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Design by Sawyer Pennington, Underlying photo by Jon Tyson on Unsplash


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As much of a history buff as I am, I’m embarrassed to admit that for a long time, I didn’t know March was Women’s History Month. But now that I do, I’m amazed by all the inspirational stories of women’s remarkable achievements.


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Too bad Natasha and Sawyer do not still live at home; it would be fun to start a conversation by asking them what women they find inspiring.


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I already know who they would pick. The first woman to race the road course at Indianapolis Motor Speedway. And I’d have to agree with them. Your Ferrari racing has made an impact on so many people. But especially girls.


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Until you mentioned it several years ago, I never thought about that. In the 1970s, I was one of the few women in business school. I then made a career in the male-dominated oil and gas industry. I am used to being a “token” female.


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Trust me. I watch people whenever we’ve done speaking engagements. It’s predictable ... we put up the family tree, and Natasha and Sawyer get awws, but your two racecars get everyone’s attention.
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Image by filipefrazao on iStock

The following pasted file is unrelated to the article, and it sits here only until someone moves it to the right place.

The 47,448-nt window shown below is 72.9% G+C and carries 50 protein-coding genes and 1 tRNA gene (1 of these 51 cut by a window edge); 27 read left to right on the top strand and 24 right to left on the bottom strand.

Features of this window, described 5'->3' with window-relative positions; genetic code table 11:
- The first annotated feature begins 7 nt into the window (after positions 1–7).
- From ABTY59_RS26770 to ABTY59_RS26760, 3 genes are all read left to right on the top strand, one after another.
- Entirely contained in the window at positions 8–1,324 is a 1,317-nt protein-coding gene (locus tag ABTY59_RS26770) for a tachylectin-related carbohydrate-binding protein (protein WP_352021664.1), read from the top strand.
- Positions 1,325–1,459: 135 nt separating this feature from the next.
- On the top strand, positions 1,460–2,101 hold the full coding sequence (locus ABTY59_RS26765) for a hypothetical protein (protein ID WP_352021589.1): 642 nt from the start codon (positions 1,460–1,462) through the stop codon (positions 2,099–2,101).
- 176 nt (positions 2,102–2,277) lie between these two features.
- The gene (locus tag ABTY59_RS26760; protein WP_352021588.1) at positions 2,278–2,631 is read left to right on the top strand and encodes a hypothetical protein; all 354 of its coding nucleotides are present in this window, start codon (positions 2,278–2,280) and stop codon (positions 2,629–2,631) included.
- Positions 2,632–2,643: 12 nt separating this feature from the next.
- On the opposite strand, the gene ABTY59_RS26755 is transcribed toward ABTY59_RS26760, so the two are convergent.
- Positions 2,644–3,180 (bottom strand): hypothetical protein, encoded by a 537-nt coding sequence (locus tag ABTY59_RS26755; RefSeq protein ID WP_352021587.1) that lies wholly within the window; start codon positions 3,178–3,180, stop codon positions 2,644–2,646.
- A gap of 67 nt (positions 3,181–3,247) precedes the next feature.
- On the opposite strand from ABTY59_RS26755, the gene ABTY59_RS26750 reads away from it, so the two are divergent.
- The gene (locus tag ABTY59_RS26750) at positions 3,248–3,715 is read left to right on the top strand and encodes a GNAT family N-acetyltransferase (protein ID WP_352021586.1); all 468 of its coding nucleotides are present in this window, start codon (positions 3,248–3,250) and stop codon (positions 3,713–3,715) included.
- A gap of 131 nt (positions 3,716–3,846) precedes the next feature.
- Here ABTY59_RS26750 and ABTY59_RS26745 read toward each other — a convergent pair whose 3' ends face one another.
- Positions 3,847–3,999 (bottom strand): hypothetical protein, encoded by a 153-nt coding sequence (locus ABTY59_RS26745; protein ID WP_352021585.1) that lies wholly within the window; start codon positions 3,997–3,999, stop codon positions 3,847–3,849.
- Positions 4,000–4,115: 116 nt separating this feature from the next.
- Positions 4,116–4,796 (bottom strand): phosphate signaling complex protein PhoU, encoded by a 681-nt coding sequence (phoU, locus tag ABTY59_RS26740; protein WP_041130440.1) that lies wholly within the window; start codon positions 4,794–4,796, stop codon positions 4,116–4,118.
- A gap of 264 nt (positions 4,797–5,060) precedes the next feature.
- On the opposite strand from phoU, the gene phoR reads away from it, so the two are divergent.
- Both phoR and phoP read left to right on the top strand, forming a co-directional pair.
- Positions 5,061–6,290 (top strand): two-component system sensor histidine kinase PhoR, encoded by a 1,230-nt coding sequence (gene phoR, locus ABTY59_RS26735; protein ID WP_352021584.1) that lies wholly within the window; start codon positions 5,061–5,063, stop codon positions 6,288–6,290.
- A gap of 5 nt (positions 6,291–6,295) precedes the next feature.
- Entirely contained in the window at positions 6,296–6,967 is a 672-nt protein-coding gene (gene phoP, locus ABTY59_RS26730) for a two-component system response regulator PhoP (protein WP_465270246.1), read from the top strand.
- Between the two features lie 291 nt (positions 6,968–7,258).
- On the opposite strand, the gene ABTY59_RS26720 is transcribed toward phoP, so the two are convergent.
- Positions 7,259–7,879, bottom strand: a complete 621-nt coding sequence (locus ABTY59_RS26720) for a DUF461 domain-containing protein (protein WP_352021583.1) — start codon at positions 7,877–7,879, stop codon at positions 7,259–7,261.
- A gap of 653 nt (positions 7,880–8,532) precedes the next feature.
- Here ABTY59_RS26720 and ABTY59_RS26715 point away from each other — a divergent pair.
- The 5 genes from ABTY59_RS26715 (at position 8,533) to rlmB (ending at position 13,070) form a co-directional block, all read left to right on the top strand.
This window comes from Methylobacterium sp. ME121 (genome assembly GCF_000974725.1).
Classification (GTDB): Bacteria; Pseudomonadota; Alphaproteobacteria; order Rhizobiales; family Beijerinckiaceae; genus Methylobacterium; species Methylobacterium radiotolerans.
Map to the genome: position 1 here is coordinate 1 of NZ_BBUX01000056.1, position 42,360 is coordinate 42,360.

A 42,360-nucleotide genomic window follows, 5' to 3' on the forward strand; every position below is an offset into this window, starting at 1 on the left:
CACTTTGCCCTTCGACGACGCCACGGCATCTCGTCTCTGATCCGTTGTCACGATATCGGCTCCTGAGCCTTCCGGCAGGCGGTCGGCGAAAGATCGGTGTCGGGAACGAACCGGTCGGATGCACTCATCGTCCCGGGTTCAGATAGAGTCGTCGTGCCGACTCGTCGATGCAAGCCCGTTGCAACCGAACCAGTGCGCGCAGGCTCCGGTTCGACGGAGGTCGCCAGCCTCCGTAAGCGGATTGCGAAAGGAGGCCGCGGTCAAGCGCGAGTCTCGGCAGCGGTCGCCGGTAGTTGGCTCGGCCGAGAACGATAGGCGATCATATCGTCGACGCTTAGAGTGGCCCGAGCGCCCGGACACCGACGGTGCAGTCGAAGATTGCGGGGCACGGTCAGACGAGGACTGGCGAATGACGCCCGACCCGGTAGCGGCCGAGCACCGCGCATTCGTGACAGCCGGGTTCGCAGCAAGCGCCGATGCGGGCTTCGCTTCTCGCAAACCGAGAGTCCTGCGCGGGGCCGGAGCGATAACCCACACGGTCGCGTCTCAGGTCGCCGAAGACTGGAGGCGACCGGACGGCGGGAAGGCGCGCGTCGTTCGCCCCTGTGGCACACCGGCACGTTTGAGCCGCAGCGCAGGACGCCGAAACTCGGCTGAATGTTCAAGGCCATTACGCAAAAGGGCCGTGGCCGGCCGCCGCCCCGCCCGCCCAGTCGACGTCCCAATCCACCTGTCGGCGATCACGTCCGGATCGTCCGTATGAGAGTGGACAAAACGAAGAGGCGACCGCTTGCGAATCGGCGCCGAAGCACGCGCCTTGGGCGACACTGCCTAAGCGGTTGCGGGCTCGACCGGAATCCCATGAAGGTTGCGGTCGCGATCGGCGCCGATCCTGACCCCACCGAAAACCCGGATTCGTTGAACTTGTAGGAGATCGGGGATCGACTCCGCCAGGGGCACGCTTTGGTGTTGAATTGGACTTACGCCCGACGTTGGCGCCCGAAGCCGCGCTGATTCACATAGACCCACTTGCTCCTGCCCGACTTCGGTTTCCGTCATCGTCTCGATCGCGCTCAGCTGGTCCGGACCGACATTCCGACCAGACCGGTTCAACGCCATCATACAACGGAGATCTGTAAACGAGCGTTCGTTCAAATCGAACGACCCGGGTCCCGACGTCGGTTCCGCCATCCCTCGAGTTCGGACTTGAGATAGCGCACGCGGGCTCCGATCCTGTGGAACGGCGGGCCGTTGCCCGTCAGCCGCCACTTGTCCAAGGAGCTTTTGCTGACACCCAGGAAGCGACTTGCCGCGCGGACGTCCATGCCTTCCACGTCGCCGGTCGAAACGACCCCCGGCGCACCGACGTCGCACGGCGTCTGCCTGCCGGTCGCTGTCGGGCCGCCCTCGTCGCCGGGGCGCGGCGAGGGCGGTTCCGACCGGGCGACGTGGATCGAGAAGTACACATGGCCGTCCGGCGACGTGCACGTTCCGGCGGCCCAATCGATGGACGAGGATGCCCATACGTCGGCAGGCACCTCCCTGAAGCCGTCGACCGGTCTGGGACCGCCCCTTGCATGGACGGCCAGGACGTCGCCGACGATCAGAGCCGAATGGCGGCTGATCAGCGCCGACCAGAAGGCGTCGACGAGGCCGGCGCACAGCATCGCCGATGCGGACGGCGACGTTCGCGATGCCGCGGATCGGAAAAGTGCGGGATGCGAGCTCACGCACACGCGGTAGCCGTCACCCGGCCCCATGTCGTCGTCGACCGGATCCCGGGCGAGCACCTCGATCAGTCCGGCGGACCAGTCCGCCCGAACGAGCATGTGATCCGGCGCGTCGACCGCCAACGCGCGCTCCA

Were you like Red and shocked when the actor Chadwick Boseman died at the age of 43 after battling colon cancer for years? Cancer isn’t only for older people, and recent studies show more people under 50 are getting cancer. (Doctors aren’t sure why but suspect it may be due to less physical activity, more highly processed foods, and new toxins.) That’s why cancer screenings are more important than ever!

February may be Cancer Prevention Month – but we need to do it all year! Every year. And is why we’re rerunning last year’s post …



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I know that cancer isn’t the “death sentence” it used to be when we were growing up, but it’s still a very scary word. Especially if it’s heard “close to home”.


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When we were young, the word was rarely said. And if it was, it was whispered or referred to as the “ c-word.”


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Kind of like when I had my two miscarriages. No one wanted even to acknowledge, let alone talk about, them. Which made it all the more difficult to get through it, although intellectually, I knew it was not uncommon.


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Unfortunately, neither is cancer. It is the second-leading cause of death in the world, surpassed only by heart disease. But, at least, it is no longer a taboo subject.


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Please don’t make this about numbers. It’s about people. Which you should know. I’m sure you remember when Daddy was diagnosed with parotid gland cancer , which luckily was treatable. And I’ve had skin cancer, although I was very fortunate, it was caught early and easily treated.